Yoga posture begins with a stable, relaxed and comfortable position. It helps one to overcome reacting to praise or criticism; making Pranayama to follow naturally. Pranayama lifts the veil of ignorance obscuring the effulgent self.

Vibhuti Pada: deals with the benefits that accrue from Yogic practice. This section begins with Dharana, Dhyana and Samadhi. Dharana is mental focus, Dhyana is constant awareness and Samadhi is a state of content-less awareness. These states are internal as against the first 5 which are directed externally. When all these 3 states are in harmony it is Samyama. Various Siddhis (supernatural gifts) and powers flow from Samyama. They include: intuition into past and future events, ability to understand the language of animals, awareness of one’s previous lives, knowledge of the extra-terrestrial world, disappearing from this body and entering another’s body etc. However, these supernatural gifts pose obstacles to being absorbed in pure spirit. Instead one should be absorbed in the spirit and gain the discriminative knowledge with heightened intuition. When the mind is purified thus, absolute freedom awaits.

Kaivalya Pada: deals with the nature of reality and final emancipation or beatitude. This chapter discusses the power of the Gunas and how to transcend limitations of space and time. A single thought becomes the source of many such thoughts. However, a thought arising from meditation does not bind one in the karmic snare.

Summary: In summary Yoga is a theistic philosophy whose goal is release from the cycle of births and deaths. The means to release is one of restraining the modifications of the mind. This is possible by constant practice and by giving up attachment. The practical approach is Astanga Yoga consisting of 8 steps. Five of these steps are external relative to the body and the final 3 relate to the mind. Even these 3 are external to the self. Yogic practice and devotion to the Lord clears the mind and the self shines through. The self becomes rooted in its pure nature unsullied by matter principle. This is release!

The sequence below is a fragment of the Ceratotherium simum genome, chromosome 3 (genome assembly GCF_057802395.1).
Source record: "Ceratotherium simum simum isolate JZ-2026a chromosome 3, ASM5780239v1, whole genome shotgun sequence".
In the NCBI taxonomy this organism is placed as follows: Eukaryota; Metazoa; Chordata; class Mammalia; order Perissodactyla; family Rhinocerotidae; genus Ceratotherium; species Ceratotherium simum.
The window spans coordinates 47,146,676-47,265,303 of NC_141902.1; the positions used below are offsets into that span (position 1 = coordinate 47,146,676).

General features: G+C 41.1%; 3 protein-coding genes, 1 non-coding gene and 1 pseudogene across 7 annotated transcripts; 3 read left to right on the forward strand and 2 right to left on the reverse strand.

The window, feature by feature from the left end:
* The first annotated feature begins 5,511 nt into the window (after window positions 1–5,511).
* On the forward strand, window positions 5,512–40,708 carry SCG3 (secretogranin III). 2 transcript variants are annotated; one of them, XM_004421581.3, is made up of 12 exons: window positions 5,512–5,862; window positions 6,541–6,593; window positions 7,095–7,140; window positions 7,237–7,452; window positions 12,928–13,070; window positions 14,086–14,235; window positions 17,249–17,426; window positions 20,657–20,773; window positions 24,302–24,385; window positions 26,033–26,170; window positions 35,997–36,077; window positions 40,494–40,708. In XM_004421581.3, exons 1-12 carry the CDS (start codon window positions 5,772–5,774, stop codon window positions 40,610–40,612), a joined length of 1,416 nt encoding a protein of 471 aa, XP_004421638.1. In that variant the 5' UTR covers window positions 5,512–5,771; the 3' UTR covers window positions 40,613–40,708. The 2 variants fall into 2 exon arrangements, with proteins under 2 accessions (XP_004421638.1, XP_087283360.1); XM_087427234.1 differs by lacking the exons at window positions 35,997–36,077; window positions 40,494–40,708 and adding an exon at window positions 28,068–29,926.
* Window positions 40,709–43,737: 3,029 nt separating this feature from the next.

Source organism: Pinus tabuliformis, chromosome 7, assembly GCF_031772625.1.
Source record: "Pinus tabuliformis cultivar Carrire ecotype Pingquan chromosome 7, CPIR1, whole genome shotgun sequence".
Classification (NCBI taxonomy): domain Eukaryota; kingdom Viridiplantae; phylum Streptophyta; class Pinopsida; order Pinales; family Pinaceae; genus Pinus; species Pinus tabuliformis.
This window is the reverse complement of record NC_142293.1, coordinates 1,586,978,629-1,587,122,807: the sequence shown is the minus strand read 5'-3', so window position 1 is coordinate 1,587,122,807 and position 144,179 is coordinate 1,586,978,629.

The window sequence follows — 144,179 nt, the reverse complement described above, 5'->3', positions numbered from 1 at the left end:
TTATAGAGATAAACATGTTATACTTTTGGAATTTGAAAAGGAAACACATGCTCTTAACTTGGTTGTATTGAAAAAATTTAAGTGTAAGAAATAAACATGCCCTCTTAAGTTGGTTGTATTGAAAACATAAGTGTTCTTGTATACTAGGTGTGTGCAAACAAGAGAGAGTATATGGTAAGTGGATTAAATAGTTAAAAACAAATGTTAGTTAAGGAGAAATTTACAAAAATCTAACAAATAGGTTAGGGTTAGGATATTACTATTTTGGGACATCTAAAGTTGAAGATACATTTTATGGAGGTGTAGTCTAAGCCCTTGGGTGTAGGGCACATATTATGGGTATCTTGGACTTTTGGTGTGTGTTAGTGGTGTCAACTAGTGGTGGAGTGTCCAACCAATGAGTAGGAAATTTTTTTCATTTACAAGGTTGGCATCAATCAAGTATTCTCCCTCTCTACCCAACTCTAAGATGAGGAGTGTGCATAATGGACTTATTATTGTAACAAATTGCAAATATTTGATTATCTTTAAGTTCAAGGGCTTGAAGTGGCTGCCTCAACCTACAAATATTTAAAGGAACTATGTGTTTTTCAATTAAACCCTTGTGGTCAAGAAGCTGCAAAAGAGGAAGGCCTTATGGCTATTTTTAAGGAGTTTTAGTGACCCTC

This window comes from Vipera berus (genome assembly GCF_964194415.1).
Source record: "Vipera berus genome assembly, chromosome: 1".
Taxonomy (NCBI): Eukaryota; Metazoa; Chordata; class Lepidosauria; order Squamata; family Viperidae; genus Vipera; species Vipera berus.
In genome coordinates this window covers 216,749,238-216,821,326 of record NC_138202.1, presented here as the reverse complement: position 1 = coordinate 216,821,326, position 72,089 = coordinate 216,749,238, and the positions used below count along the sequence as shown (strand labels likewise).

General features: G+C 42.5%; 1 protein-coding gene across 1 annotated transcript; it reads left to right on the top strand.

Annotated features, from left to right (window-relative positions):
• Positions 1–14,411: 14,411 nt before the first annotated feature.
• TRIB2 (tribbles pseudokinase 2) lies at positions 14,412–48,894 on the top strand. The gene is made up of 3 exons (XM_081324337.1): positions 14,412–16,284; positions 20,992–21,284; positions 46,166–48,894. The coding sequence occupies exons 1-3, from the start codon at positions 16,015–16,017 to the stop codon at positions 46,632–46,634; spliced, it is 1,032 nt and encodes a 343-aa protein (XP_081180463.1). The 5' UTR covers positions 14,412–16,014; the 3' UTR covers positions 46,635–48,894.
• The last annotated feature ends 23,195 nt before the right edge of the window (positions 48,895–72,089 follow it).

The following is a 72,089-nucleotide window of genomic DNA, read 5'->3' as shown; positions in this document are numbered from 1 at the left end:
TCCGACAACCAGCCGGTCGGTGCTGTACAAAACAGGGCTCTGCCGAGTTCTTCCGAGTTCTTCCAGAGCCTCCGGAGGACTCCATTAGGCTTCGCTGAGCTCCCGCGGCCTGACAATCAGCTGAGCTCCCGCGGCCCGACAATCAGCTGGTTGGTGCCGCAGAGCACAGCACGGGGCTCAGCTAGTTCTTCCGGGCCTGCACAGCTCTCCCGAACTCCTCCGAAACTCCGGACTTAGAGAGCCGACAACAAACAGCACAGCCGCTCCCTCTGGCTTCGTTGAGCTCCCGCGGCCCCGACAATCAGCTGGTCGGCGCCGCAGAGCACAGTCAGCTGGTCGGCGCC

॥सर्वं श्रीकृष्णार्पणमस्तु॥

Sringeri Vidya Bharati Foundation (SVBF) is established as an international extension of the ancient Sri Sharada Peetham, Sringeri, Karnataka State, India. It is incorporated as a non-profit religious and charitable organization in the USA. The Foundation functions under the direct guidance of the Jagadguru Shankaracharya, His Holiness Sri Sri Bharati Tirtha Mahaswamigal of the Sringeri Sharada Peetham.

One Response to “Yoga Philosophy”

  1. Josalpra says:

    Hi,only when we can control our mind we can acivehe anything i realise that we can control our mind only by yoga. thankyou for giving me this gnanam.Last two proverb are thought provoking and capturing.THANKYOU FOR GIVING SUCH A WONDERFUL EXPLANATION -NITHYA HARI